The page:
Introducing the Tozny Encrypted One Time Secret Sharing App. It encrypts a secret in your browser, gives you a link to share it (with an optional password), and decrypts it in the browser of whoever you send it to. It also deletes the secret after a set number of reads.
At some point you will want to share private information with someone which you would prefer that no one else could see. That information could be social security numbers, secret family recipes, passwords to production databases, or shared company twitter passwords. The choices on how to send this data falls into one of three categories, two you are probably familiar with and a third that you might not know exists.
- Option 1: An insecure service that “everyone” has, such as email, Slack, or text message.
- Option 2: A more secure service that requires signup and coordination
- Option 3: A simple web service that securely encrypts your one time secret, requires no signup, and can never decrypt your data server-side.
The second option is really great if you regularly share secrets with the same person and you both already use the service. But when you just need your grandmother to send that super secret brisket recipe – you know, the one you love, the one she stores in the saltine tin behind the bag of flour. Getting her to set up Keybase, or Signal is a real lift for a one-off transaction. Especially for less-technically inclined people, it is unreasonable to expect everyone to be a security expert.
On the other hand, Option 1 is the normal pattern of communication that make sense to pretty much everyone but doesn’t offer security guarantees. Unfortunately, on corporate accounts all your emails can be read, deleting emails doesn’t always mean truly deleting, and email service providers don’t make any promises about employees having access to your emails. Additionally, sending email from an https connection doesn’t mean that the plain text isn’t making unencrypted hops across untrusted servers. With email, you can go through the process to setup s/MIME encryption to give some peace of mind, but then you are moving to Option 2 with more configuration and overhead.
I eventually did go with Option 1 and convinced my grandmother to email me her brisket recipe, but that was definitely a risk. In case any email snooper was able to compromise this exchange, I really hope their brisket came out tough and dry! However, I really just wanted a simple, secure solution that even my grandmother could easily use and trust.
The best solution would be something that has high security, is easy to use, and requires no setup. Tozny’s development documentation and SDKs make it easy for developers to create secure applications, but this isn’t currently an out of the box solution for the one-off use case.
That is why we are introducing an Option 3, the Tozny end-to-end encrypted one time secret sharing webapp, a free service for easily sharing messages you don’t want prying eyes to see.
The Encrypted One Time Secret App
The simple service interface allows users to create and securely share messages with just a few steps.
- Enter the message to share and set the maximum number of times it can be read.
- Press ENCRYPT to encrypt the message in your browser and get a sharing link for the recipient to use.
- The recipient follows the link, which decrypts the message in their browser, and sees the message displayed.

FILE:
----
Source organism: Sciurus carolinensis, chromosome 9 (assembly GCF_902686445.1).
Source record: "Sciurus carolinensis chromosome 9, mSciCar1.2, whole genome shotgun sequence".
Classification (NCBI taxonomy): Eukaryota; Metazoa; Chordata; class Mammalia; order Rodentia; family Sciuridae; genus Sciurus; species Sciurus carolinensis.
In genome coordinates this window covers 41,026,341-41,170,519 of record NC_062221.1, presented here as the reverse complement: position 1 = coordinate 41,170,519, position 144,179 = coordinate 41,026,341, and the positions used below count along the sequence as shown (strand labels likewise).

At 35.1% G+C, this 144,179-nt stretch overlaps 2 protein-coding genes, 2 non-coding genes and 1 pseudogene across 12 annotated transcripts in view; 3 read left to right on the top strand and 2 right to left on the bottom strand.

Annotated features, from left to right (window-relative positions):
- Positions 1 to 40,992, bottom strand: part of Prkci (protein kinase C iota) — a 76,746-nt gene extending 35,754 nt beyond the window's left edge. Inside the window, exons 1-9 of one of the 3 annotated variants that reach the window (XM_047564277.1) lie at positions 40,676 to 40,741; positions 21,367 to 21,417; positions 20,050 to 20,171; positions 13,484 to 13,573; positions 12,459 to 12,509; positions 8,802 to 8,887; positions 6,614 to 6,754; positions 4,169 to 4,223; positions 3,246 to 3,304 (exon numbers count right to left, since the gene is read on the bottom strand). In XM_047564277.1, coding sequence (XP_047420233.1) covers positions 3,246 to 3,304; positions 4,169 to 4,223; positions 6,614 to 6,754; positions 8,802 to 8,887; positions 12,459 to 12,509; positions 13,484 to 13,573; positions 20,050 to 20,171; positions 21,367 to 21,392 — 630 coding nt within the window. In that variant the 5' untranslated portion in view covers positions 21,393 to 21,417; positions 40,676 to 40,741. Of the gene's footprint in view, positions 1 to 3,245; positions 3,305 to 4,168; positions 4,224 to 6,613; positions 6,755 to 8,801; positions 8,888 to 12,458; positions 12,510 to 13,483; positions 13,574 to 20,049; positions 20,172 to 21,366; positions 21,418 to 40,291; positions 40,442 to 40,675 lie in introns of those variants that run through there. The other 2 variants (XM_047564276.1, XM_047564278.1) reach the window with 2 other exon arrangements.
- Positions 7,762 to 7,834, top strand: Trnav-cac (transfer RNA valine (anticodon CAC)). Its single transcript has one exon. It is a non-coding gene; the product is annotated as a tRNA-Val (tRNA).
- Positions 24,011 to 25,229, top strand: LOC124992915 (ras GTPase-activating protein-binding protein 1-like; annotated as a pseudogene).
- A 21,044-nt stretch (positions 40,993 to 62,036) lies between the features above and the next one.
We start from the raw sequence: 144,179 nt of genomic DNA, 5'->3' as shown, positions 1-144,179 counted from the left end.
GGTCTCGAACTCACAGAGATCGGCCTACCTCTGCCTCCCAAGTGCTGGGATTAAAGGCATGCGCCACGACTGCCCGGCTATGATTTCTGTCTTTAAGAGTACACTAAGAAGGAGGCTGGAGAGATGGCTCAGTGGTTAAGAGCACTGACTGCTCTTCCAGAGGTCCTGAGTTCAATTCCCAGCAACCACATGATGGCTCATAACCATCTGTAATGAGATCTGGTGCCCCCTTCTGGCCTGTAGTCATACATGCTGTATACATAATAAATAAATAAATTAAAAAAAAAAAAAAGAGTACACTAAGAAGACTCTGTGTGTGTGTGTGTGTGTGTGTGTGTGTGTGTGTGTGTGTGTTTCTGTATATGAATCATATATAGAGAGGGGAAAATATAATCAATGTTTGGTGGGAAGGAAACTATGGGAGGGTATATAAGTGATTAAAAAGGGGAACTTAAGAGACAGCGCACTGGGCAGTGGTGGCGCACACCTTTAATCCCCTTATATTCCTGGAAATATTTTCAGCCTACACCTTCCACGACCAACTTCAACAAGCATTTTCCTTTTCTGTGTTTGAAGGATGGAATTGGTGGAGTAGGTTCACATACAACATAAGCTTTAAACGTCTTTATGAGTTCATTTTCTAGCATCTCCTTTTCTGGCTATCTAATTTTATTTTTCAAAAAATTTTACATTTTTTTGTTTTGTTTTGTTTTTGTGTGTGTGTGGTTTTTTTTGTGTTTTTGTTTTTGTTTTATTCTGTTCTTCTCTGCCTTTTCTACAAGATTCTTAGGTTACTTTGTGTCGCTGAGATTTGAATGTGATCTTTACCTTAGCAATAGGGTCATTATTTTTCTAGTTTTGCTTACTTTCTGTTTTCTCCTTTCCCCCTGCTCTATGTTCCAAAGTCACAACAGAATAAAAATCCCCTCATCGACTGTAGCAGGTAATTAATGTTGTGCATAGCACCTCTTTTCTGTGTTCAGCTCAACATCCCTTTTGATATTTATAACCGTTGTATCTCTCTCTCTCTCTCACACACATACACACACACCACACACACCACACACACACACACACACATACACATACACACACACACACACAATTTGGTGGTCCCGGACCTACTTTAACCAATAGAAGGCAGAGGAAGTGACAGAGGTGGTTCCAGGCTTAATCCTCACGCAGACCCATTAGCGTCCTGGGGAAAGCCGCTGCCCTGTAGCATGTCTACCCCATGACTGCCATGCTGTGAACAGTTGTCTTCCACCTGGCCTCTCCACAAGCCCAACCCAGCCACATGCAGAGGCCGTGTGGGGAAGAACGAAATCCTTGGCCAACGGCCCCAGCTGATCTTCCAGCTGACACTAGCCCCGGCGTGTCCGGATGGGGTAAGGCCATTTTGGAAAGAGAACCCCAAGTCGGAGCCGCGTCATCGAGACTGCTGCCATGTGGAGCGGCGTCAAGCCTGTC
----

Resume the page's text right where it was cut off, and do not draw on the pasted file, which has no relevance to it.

That’s it! Try it here.
After it’s viewed the maximum number of times, the encrypted message gets deleted from our servers and can’t be retrieved anymore. It really is that simple!
For folks who are inherently trustful, go ahead and use it, and don’t worry too much about how it works. (#trustus) For everyone else, you might have some questions.
- Why is sending my message to your service any better, can’t Tozny staff be the nosy ones and just snoop on it?
- Bluntly, no. The message gets encrypted in your browser and is immediately pushed to our servers. The password generated by the browser (or that you specify) is never sent to our server, so we can’t ever decrypt your message.
- When I click ENCRYPT, the link it returns has the password in it, isn’t that a bad idea?
- The password never leaves the browser. In order to make your life easier, we take advantage of a browser/URL feature called fragment identifiers to embed the password. Everything after the # symbol is reserved for local processing only and is not sent to the server. But we also make it easy to get the password separately if you don’t trust browsers or want to send the password out of band for extra security. Just click the “Show Separate Link and Password” button and enter it when prompted before loading the message.
- Is encryption in the browser secure?
- Yes. Some security professionals worry that the nature of dynamic code on the web reduces the security. However, browser crypto has come a long way and the libSodium crypto library is supported in all the major browsers. End-to-end encryption makes your data drastically more secure and supporting that in the browser means more people can rely on strong encryption for privacy.
Simple and Secure Sharing
Since we launched the end-to-end encrypted web app our office has enthusiastically switched to using one time messages for sharing our secrets, and we think that you will really like it for your use cases as well. Try it out and let us know what you think!
And if you’re interested in learning more about Tozny’s platform and capabilities, check out the developers docs mentioned above, or sign-up for a free account and try it out for yourself.
P.S. If you are interested in the brisket recipe, the first 10 opens can find it here. https://share.labs.tozny.com/view/df59776b-a921-4e1e-beff-8f0c52f5a3be#sigSalt=G7kfWHiqd3a-ekBKaBAdFL0s-MV2SucH&encSalt=oHH9jylMl_fr8Z5cjGhB-IC7KOSrRmek&password=ffHsvsyzxuLb4SYEC3pnVfRVfnPslOJ745RbKFxxpPU